Jailed lawyer allowed visit
A human rights group says imprisoned rights lawyer Gao Zhisheng (高智晟) has been allowed a family visit for the first time in nearly 10 months at a prison in Xinjiang region. New York-based Human Rights in China quoted Gao’s wife, Geng He (耿和), as saying on Tuesday that the Jan. 12 visit confirmed that the lawyer is still alive. The group said Gao appeared clear-minded and spoke normally during the visit by his younger brother and father-in-law in Shaya County. It was the second time family members were allowed to visit Gao since the advocate for constitutional reform and religious rights was imprisoned in December 2011 for violating probation. Gao was convicted in 2006 of inciting subversion of state power and sentenced to three years, but released on probation.
Roh’s daughter sentenced
Roh Jeong-yeon, the daughter of former president Roh Moo-hyun was handed a four-month suspended jail sentence yesterday for illegally transferring 1.3 billion won (US$1.2 million) abroad. She was convicted of transferring the money to the US to buy an apartment in New Jersey in 2007, without reporting the transaction to financial authorities. It was not immediately known whether she would appeal the ruling by the Seoul Central District Court. The former president jumped to his death from a cliff behind his retirement home in May 2009 after being questioned by prosecutors about suspected corruption scandals involving his family. Roh Moo-hyun’s brother, Roh Geon-pyeong, was arrested in 2008 on separate bribery charges before being pardoned in 2010.
Scientists grow kidney tissue
Researchers yesterday said they have succeeded in growing human kidney tissue from stem cells for the first time in a potential breakthrough for millions with damaged organs who are dependent on dialysis. Kidneys have a complex structure that is not easily repaired once damaged, but the latest findings put scientists on the road to helping a diseased or distressed organ fix itself. Kenji Osafune of Kyoto University said his team had managed to take stem cells — “blank slates” capable of being programmed to become any kind of cell — and nudge them specifically in the direction of kidney tissue. Osafune said they had succeeded in generating intermediate mesoderm tissue from the stem cells, a middle point between the blank slate and the finished kidney tissue. While the research is not aimed at growing an entire working kidney, he said the method his team had developed would help scientists provide a source of cells for regenerative therapy.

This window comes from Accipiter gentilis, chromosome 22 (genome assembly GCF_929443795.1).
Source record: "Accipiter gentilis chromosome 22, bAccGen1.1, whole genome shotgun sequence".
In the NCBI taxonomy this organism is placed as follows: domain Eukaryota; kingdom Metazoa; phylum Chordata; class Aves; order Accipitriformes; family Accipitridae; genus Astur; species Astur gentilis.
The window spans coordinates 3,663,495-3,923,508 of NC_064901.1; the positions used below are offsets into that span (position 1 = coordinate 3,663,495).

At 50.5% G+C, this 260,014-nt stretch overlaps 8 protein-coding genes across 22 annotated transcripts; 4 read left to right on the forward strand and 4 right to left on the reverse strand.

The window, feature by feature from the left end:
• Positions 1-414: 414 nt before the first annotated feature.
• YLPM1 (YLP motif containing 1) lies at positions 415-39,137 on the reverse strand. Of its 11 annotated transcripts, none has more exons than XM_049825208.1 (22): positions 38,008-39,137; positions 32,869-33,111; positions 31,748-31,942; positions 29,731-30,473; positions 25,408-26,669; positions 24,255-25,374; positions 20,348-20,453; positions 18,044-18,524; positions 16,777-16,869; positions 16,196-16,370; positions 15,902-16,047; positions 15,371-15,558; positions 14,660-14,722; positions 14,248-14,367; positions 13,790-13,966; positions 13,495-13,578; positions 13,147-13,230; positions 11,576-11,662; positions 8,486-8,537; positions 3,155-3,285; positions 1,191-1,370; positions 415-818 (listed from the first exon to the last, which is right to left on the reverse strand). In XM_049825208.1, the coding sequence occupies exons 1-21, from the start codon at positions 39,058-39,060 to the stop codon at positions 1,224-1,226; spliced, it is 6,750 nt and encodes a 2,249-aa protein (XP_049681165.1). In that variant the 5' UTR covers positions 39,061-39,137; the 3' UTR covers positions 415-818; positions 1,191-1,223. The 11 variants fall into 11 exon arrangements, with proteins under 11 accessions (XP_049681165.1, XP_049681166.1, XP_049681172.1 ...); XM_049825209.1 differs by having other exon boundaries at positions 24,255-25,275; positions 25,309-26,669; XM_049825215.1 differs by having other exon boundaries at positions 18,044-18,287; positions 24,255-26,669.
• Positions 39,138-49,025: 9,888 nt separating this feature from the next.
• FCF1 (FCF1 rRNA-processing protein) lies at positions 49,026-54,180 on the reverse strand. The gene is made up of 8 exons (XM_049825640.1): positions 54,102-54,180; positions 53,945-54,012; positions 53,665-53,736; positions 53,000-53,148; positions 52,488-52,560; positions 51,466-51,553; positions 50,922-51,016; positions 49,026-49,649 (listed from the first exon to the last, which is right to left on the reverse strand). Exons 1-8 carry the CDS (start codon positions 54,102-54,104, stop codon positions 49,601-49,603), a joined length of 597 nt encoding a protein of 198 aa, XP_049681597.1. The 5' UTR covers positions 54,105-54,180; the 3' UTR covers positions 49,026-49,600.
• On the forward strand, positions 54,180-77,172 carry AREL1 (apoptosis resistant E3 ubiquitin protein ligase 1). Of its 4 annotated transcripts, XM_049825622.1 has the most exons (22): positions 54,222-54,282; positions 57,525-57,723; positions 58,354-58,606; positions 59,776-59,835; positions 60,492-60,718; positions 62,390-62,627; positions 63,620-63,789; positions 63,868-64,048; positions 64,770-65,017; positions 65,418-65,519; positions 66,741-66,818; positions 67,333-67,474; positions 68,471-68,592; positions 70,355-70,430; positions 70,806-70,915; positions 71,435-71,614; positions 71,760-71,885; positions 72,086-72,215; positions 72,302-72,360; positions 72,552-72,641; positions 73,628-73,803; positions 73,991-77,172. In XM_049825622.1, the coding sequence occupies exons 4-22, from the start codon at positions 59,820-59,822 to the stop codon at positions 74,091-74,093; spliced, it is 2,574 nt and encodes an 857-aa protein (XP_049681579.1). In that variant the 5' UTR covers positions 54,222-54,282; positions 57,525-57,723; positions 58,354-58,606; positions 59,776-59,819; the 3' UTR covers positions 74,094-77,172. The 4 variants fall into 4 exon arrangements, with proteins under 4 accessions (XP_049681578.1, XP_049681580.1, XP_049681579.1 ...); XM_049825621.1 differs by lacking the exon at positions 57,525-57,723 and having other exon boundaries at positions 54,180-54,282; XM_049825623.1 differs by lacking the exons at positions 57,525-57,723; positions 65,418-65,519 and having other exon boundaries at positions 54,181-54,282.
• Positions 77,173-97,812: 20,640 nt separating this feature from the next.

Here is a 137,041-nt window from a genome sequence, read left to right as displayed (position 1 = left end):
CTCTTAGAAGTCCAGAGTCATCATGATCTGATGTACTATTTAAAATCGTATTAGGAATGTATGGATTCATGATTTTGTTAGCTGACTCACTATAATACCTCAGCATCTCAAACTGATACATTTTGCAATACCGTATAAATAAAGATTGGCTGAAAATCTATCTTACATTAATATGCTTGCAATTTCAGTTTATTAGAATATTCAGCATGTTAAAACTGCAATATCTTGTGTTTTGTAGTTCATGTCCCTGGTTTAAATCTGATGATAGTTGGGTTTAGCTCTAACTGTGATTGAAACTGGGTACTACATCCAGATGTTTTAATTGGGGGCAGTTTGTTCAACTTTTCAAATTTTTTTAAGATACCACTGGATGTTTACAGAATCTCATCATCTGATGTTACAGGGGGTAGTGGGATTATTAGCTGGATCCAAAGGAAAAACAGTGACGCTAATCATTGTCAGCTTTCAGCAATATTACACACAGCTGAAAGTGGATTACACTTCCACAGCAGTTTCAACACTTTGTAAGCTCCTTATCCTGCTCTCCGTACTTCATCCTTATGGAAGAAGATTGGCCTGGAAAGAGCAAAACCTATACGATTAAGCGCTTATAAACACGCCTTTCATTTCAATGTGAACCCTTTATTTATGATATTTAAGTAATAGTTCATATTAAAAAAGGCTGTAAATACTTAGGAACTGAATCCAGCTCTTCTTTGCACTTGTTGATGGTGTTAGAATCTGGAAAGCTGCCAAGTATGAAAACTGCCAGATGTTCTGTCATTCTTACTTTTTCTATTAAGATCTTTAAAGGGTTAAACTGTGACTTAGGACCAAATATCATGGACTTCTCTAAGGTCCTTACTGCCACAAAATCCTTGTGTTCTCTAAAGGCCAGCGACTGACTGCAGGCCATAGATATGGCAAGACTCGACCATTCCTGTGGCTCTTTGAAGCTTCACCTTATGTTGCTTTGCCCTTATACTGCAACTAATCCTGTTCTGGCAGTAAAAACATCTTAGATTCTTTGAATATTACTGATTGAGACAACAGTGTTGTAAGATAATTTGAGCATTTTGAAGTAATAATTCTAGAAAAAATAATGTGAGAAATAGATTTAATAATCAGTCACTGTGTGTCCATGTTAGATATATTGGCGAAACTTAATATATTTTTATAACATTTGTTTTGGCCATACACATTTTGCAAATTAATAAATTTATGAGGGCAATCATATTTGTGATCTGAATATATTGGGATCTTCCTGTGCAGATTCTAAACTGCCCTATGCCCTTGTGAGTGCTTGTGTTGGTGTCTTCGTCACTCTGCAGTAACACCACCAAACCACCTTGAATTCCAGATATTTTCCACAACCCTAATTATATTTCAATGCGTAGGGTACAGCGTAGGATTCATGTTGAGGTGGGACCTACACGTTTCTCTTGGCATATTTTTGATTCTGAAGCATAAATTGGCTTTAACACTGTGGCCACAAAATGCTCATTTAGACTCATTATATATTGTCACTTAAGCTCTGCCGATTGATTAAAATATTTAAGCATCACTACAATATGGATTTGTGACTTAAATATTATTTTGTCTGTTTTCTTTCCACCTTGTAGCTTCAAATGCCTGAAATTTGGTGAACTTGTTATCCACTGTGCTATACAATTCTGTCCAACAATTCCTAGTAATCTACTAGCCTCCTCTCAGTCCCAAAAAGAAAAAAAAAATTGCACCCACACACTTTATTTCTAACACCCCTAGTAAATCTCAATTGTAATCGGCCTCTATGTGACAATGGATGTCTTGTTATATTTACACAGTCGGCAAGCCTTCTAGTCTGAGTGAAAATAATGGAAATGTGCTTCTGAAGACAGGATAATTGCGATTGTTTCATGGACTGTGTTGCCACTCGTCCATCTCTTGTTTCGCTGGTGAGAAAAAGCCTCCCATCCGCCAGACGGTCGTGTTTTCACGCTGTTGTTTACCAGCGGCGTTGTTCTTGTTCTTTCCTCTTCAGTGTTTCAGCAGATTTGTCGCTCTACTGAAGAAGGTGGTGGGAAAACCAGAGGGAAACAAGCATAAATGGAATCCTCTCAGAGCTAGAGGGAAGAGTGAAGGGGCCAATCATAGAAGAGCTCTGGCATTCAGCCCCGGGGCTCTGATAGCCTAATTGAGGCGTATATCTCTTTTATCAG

Mayor shot as elections near
A mayor of a remote town was shot dead in a Manila hotel car park, authorities said yesterday, in one of the first salvos of the traditionally bloody election campaign season. Political rivalry is strongly suspected as the motive of the attack on Tuesday night that killed Erlinda Domingo and wounded her bodyguard, Commission on Election spokesman James Jimenez told reporters. “Police are looking at it as election-related. Remember we are already in the campaign period,” Jimenez said. Domingo assumed the mayoral post in Maconacon in 2009 after the incumbent was killed in another ambush and was standing to retain her post, Jimenez said. With politicians gearing up to contest thousands of positions in mid-term elections in May, authorities on Jan. 13 imposed a nationwide ban on guns being carried in public.